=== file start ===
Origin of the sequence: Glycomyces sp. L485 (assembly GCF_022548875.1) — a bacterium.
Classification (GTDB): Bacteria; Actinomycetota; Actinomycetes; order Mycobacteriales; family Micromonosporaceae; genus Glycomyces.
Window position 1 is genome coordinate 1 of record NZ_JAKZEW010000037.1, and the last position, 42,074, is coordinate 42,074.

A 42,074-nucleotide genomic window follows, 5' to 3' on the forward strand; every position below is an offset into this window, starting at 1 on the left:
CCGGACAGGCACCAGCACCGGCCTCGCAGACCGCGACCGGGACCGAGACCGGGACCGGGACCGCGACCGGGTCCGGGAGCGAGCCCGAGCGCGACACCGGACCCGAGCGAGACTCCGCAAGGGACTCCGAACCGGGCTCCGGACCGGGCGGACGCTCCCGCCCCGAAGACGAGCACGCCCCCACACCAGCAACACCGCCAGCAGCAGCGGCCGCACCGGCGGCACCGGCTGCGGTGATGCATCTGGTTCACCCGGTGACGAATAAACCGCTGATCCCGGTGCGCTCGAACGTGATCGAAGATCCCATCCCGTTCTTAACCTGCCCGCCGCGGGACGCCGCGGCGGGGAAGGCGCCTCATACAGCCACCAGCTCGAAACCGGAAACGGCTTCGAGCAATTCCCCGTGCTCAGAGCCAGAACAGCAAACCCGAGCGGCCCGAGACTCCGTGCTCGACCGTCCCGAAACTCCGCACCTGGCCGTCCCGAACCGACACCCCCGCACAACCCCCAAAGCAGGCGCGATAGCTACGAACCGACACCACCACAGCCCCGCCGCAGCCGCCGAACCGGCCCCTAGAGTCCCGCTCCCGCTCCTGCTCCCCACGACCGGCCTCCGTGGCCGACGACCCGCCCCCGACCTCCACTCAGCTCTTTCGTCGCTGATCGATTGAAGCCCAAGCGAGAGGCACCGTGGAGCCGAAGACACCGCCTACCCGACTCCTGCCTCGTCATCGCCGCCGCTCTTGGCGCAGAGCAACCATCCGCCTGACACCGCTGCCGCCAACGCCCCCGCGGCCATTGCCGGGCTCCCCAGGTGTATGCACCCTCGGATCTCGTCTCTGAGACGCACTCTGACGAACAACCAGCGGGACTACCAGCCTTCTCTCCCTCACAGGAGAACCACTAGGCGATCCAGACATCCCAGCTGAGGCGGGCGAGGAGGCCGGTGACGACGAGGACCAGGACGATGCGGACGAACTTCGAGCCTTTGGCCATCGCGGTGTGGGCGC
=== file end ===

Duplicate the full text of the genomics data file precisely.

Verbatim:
Origin of the sequence: Glycomyces sp. L485 (assembly GCF_022548875.1) — a bacterium.
Classification (GTDB): Bacteria; Actinomycetota; Actinomycetes; order Mycobacteriales; family Micromonosporaceae; genus Glycomyces.
Window position 1 is genome coordinate 1 of record NZ_JAKZEW010000037.1, and the last position, 42,074, is coordinate 42,074.

A 42,074-nucleotide genomic window follows, 5' to 3' on the forward strand; every position below is an offset into this window, starting at 1 on the left:
CCGGACAGGCACCAGCACCGGCCTCGCAGACCGCGACCGGGACCGAGACCGGGACCGGGACCGCGACCGGGTCCGGGAGCGAGCCCGAGCGCGACACCGGACCCGAGCGAGACTCCGCAAGGGACTCCGAACCGGGCTCCGGACCGGGCGGACGCTCCCGCCCCGAAGACGAGCACGCCCCCACACCAGCAACACCGCCAGCAGCAGCGGCCGCACCGGCGGCACCGGCTGCGGTGATGCATCTGGTTCACCCGGTGACGAATAAACCGCTGATCCCGGTGCGCTCGAACGTGATCGAAGATCCCATCCCGTTCTTAACCTGCCCGCCGCGGGACGCCGCGGCGGGGAAGGCGCCTCATACAGCCACCAGCTCGAAACCGGAAACGGCTTCGAGCAATTCCCCGTGCTCAGAGCCAGAACAGCAAACCCGAGCGGCCCGAGACTCCGTGCTCGACCGTCCCGAAACTCCGCACCTGGCCGTCCCGAACCGACACCCCCGCACAACCCCCAAAGCAGGCGCGATAGCTACGAACCGACACCACCACAGCCCCGCCGCAGCCGCCGAACCGGCCCCTAGAGTCCCGCTCCCGCTCCTGCTCCCCACGACCGGCCTCCGTGGCCGACGACCCGCCCCCGACCTCCACTCAGCTCTTTCGTCGCTGATCGATTGAAGCCCAAGCGAGAGGCACCGTGGAGCCGAAGACACCGCCTACCCGACTCCTGCCTCGTCATCGCCGCCGCTCTTGGCGCAGAGCAACCATCCGCCTGACACCGCTGCCGCCAACGCCCCCGCGGCCATTGCCGGGCTCCCCAGGTGTATGCACCCTCGGATCTCGTCTCTGAGACGCACTCTGACGAACAACCAGCGGGACTACCAGCCTTCTCTCCCTCACAGGAGAACCACTAGGCGATCCAGACATCCCAGCTGAGGCGGGCGAGGAGGCCGGTGACGACGAGGACCAGGACGATGCGGACGAACTTCGAGCCTTTGGCCATCGCGGTGTGGGCGC